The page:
Tampa Bay Crawls escorts trekkers through downtown St. Petersburg and Tampa Bay’s culinary and alcoholic offerings with tasting and imbibing events at area restaurants and bars. Progressive dinner and restaurant crawls supply guests with new gastronomic sensations, and wine-tasting crawls dispense samples of finely crafted reds and whites. Bypassing straightforward tours through local bars, Tampa Bay Crawls spices up its pub crawls with various themed and costumed sessions, such as ’80s night, snuggie night, and census taker appreciation night, all open to groups and solo crawlers alike.
The founders of St. Petersburg probably didn't imagine future visitors rolling down its streets on upright, self-balancing machines. Mounted on Segway HTs, visitors on All About Fun Tours can do just that, cruising along the waterfront on devices that intuitively respond to their movements or fear of jellyfish. Tour options abound, and guides deliver a tutorial on Segway basics before leading groups around the historic city.
Aboard The Pirate Ship at John's Pass, sailors do not walk the plank—they limbo underneath it. Limbo contests are commonplace aboard the boat's daily two-hour cruises, all of which showcase the lighter side of pirate life. Crewmembers don costumes as they entertain guests with stories and dance performances, keeping their eyes peeled for dolphins in the waters of Boca Ciega Bay. The immersive experience gives passengers a taste of pirate culture—face paint helps them blend in, treasure hunts test their scavenging skills, and water-gun battles safely gauge their aim. Each cruise also awards its passengers with complimentary soda, wine, or beer. For those celebrating special occasions such as birthdays and family reunions, private charters reserve the entire boat. The captain can even perform wedding ceremonies, saving couples the trouble of finding a minister who can dog-paddle to them.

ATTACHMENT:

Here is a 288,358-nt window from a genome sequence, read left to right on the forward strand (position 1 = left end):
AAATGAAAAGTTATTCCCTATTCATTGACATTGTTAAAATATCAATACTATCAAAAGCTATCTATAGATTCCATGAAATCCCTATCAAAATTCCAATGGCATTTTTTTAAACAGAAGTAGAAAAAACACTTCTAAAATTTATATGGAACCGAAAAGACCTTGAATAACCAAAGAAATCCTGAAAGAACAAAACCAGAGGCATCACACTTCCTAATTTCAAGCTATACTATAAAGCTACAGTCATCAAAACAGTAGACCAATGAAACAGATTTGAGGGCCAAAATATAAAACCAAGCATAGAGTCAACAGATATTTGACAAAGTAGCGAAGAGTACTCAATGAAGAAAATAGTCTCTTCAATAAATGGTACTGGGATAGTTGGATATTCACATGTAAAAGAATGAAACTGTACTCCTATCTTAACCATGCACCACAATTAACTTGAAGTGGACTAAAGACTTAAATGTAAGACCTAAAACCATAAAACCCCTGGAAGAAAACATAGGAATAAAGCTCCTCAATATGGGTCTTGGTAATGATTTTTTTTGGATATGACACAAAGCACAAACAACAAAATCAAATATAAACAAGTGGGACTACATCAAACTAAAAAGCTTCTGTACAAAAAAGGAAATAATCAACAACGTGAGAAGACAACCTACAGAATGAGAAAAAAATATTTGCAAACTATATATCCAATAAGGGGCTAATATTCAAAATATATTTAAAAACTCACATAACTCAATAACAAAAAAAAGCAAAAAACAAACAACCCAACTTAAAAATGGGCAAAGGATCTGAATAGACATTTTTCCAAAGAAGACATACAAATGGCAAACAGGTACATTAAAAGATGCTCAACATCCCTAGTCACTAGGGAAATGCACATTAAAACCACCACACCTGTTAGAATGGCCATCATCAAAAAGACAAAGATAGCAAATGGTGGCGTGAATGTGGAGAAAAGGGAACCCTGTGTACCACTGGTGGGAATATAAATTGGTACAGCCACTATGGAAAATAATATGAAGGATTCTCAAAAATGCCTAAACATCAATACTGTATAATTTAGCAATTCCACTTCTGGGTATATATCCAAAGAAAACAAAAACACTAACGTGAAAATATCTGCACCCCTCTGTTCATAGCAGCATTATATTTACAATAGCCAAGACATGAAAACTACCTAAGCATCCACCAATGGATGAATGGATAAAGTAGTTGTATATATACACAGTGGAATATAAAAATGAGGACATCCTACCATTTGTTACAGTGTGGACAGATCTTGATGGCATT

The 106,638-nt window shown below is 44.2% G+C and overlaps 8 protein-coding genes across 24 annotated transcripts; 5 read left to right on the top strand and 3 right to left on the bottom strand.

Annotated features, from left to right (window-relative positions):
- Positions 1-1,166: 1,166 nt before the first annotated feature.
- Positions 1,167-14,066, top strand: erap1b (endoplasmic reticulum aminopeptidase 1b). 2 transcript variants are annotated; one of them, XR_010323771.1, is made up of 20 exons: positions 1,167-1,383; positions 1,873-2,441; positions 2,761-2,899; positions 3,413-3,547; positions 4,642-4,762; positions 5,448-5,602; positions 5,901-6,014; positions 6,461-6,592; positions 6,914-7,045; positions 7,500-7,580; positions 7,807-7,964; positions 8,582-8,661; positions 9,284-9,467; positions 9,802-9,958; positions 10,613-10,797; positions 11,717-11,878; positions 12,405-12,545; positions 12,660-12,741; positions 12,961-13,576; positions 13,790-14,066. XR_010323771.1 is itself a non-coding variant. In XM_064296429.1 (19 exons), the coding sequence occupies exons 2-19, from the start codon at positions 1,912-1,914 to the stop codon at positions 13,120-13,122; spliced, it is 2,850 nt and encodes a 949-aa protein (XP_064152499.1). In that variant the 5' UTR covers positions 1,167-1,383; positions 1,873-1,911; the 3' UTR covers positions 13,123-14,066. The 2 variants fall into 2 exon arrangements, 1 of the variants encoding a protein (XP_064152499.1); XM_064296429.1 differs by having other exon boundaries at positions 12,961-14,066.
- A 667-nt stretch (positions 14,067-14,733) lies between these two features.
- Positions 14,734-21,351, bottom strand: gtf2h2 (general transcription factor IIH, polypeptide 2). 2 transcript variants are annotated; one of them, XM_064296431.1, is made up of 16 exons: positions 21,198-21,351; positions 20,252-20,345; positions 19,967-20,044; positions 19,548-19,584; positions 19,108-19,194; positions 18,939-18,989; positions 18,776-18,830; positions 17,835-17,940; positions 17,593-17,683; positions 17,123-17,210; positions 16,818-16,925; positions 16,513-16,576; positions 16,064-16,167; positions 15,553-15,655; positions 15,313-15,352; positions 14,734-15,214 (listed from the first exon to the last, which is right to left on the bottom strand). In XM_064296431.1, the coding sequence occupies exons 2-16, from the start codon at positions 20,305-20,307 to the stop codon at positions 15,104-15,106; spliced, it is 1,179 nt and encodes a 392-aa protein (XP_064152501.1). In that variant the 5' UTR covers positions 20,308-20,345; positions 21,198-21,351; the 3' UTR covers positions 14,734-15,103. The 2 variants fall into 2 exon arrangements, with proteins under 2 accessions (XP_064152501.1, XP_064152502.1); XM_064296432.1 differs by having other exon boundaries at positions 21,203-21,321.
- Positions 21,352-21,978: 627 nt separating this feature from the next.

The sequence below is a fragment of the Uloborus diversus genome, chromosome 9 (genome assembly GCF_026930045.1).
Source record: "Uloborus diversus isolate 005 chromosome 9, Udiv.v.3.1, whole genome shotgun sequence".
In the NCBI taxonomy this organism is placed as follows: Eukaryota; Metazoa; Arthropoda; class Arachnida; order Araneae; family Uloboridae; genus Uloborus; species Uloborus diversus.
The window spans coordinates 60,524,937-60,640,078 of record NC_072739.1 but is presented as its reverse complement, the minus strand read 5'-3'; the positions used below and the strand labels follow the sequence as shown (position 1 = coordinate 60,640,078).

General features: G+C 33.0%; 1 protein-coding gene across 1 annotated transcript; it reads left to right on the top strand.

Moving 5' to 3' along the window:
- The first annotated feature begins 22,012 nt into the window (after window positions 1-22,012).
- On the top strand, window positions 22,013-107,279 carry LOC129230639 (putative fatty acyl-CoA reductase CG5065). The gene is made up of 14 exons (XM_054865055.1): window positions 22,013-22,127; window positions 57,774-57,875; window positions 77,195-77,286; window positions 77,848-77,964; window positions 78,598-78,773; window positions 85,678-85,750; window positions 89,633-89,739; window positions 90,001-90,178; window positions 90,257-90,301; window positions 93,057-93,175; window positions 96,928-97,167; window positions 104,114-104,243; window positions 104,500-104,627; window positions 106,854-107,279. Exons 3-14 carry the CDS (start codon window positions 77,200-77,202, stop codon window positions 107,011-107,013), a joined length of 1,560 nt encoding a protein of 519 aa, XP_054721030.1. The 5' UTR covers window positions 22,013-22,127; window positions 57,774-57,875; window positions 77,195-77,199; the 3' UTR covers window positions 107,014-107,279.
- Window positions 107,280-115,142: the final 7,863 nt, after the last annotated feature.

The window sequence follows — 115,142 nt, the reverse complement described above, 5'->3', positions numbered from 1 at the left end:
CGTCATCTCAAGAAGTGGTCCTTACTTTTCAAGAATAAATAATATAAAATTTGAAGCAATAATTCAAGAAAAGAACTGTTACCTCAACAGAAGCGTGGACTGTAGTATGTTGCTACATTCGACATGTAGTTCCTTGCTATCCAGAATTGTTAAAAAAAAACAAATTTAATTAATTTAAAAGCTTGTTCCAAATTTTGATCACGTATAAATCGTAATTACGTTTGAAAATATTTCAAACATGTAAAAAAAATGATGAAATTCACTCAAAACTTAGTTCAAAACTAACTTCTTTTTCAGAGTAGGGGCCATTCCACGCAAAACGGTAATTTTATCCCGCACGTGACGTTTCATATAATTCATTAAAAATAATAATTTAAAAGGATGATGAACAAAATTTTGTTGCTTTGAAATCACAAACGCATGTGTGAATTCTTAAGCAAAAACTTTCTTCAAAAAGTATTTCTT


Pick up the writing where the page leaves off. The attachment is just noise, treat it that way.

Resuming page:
Looking out at the quiet, moonlit waters of the Gulf of Mexico, it’s impossible to know what’s on the line, other than that it’s big. Word has spread around the deep-sea-fishing boat, and now a crowd has gathered on either side of you. You pull the fishing pole back and guide whatever is snagged on the other end of the line nearer and nearer. The splashes gradually become louder. A few fellow fishermen help pull the creature onto the boat, and proudly hold the fish up for the crowd.